What Makes Mending of a Broken Heart Different

Mending of a Broken Heart is not simply another book about how hardship makes life “meaningful” by making one more appreciative for what one already has—meaning is not the same thing as not taking blessings for granted. Nor is it simply one of those self-help books that tells one “how” to find purpose, meaning, hope or happiness by cataloguing a laundry list of “do’s” and “don’ts” to experience each. Such approaches give directions without providing any clear sense of the destination. Nor does Mending begin by assuming the very thing in question as when overtly religious books point to God as the source of meaning without explaining what they are talking about.

Beside every aspiring man
There is often an inspirational woman,

For as he leads, she counsels;
As he sacrifices, she restores.

In the safety of his love,
Her trust becomes the one place

He may rest secure until that day
He rests securely in the bosom of our Father.

What prompts the selfish man to change?

For some, it may be when, after committing an accidental act of selflessness, they feel their hearts strangely warmed. For the first time, they may look over, rather than through, the bars that guard their heart to the beauty of a new life that beckons. In that moment, they may realize that the edifice they have constructed out of fear, which they believe protects and secures their blessing, has been nothing more than a prison of their own creation.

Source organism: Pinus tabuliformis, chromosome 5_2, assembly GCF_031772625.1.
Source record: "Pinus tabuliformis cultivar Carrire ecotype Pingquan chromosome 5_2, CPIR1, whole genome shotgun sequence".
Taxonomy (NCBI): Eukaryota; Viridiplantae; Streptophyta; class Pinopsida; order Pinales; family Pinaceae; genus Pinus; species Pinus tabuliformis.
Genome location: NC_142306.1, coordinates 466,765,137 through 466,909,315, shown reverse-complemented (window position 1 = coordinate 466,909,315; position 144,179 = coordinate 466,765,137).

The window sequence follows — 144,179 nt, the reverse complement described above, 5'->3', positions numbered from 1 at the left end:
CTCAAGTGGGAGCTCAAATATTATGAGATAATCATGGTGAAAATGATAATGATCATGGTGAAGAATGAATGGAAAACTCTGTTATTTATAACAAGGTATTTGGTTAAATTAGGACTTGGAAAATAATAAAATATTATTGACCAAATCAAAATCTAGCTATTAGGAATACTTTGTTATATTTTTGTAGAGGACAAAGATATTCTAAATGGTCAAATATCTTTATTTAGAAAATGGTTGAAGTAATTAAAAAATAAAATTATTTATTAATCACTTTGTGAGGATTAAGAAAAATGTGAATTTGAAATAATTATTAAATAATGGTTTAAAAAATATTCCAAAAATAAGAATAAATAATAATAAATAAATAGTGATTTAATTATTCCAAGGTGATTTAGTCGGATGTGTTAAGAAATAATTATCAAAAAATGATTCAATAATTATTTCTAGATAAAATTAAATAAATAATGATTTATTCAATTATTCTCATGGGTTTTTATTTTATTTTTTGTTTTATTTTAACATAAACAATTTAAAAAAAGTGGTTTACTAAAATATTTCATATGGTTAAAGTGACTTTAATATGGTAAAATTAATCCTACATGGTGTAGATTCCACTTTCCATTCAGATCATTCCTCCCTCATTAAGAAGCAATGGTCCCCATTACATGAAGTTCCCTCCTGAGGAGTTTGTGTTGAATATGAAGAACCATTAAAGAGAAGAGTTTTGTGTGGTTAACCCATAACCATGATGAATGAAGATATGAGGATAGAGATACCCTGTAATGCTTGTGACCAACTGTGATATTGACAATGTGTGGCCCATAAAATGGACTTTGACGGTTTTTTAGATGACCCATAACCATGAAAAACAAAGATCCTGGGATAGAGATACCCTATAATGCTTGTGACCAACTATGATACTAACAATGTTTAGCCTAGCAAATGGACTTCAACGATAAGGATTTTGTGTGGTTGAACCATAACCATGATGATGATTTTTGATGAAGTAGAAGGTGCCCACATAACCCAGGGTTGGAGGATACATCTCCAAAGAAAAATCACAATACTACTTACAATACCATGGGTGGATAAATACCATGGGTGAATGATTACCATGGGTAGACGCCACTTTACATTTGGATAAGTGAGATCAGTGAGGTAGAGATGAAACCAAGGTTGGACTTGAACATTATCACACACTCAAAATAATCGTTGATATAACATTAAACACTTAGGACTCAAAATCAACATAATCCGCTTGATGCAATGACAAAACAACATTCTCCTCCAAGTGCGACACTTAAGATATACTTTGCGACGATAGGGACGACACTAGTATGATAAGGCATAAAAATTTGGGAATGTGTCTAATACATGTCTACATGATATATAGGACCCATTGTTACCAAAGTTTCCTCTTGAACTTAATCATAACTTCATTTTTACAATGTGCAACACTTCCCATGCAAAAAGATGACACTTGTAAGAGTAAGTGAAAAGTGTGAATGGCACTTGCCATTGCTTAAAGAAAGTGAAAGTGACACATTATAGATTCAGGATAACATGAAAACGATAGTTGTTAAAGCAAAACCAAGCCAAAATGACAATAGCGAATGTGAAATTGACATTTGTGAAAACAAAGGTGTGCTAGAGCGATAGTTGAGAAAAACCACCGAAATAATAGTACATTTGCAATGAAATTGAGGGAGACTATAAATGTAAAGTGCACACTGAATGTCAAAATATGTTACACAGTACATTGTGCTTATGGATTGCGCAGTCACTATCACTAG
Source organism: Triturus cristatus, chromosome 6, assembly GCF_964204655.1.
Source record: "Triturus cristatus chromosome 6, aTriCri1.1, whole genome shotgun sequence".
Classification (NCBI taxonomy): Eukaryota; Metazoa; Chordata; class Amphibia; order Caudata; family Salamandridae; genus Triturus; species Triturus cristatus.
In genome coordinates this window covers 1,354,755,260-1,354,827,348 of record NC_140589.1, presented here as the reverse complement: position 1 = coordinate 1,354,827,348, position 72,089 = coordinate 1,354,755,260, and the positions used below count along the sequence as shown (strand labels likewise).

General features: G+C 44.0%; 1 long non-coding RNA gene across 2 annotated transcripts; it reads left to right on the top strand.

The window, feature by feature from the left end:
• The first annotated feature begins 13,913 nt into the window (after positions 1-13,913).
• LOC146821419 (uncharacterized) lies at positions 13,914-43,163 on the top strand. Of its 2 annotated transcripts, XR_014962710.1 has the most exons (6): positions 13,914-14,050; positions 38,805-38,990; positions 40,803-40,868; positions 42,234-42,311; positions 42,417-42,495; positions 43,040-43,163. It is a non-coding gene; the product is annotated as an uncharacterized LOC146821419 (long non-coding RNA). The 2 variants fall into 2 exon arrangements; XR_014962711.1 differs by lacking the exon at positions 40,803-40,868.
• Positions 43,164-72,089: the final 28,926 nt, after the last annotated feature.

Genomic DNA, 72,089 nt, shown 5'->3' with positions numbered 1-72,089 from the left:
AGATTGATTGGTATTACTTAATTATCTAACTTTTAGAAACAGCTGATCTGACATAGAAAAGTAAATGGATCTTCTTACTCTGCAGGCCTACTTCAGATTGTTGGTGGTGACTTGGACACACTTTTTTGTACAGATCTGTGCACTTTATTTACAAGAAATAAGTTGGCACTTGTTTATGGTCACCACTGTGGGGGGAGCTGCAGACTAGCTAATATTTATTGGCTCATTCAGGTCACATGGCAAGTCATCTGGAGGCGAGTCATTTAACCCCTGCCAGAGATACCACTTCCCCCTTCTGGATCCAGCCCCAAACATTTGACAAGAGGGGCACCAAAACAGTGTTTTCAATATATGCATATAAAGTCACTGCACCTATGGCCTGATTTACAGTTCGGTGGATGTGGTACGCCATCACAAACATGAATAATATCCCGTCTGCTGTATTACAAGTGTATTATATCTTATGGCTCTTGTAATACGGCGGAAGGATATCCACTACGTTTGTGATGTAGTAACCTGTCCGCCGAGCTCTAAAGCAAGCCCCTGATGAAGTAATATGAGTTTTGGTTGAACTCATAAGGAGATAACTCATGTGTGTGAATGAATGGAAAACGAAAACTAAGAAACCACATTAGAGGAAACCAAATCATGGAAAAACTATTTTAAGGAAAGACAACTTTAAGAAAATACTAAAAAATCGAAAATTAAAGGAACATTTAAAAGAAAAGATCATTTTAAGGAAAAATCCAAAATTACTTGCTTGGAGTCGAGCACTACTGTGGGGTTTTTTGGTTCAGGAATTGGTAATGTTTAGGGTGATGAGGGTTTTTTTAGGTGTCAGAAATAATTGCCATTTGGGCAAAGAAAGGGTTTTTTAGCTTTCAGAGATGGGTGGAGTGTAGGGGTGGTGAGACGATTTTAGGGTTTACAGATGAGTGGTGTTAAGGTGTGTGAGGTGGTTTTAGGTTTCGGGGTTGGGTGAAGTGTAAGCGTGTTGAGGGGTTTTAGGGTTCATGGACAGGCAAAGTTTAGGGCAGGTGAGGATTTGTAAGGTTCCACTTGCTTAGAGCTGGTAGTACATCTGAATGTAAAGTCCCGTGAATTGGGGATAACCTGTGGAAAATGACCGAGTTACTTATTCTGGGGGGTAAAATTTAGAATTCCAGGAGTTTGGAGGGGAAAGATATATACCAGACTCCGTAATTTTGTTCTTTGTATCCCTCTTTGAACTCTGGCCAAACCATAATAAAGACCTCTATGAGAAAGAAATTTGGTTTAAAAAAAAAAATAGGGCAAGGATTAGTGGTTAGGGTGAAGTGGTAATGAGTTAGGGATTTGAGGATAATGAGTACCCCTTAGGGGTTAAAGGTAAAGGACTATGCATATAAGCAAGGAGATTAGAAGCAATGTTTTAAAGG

For myself, it was when, in a silent moment of shameful self-realization, I recognized that meaning was absent from my life—not so much because of what I lacked, but because of who I was ...

Before I could appreciate the meaningful life God offered, I had to understand myself for who I was. I couldn’t comprehend His character and purpose without first comprehending my own.

So, in order to understand God’s heart, He had to break mine. Yet, what God intended to do wasn’t merely to “teach me a lesson” but to teach me a spiritual truth that would mend my heart and, in making it whole, make it available to Him. God healed my heart by humbling it, and I came to understand that only the broken and contrite heart may be reconciled to God.

The refiner's fire

We initially approach God on our terms, seeking something from Him, only to recognize later that God has His own terms for a relationship.

God’s love is both severe and majestic. It is God’s justice that burnishes His love and it was His personal self-sacrifice that makes radiant His mercy. God does not overlook sin, but He does forgive it. He can forgive it because it was punished at the cross.

Very early on in my faith ... my beloved H faced a possible diagnosis of breast cancer. This brought me face-to-face with my own “problem of pain” and and forced me to come to terms with the role that suffering plays in spiritual life and even health.

We cannot escape trials. Trials impose themselves on us; we cannot choose to deny or avoid them. The only choice we have is how, and according to what principles, we will conduct ourselves as we endure them. A strong knowledge of God will yield feelings of confidence in Him. Faith had given me new knowledge and new values, and it was this transformation of my mind, that transformed my experience of this trial and brought blessing our of pain ...

God is faithful to us in that He will show us the path through trying circumstances, but as I discovered, only the next step, not His view, which is the view we desire.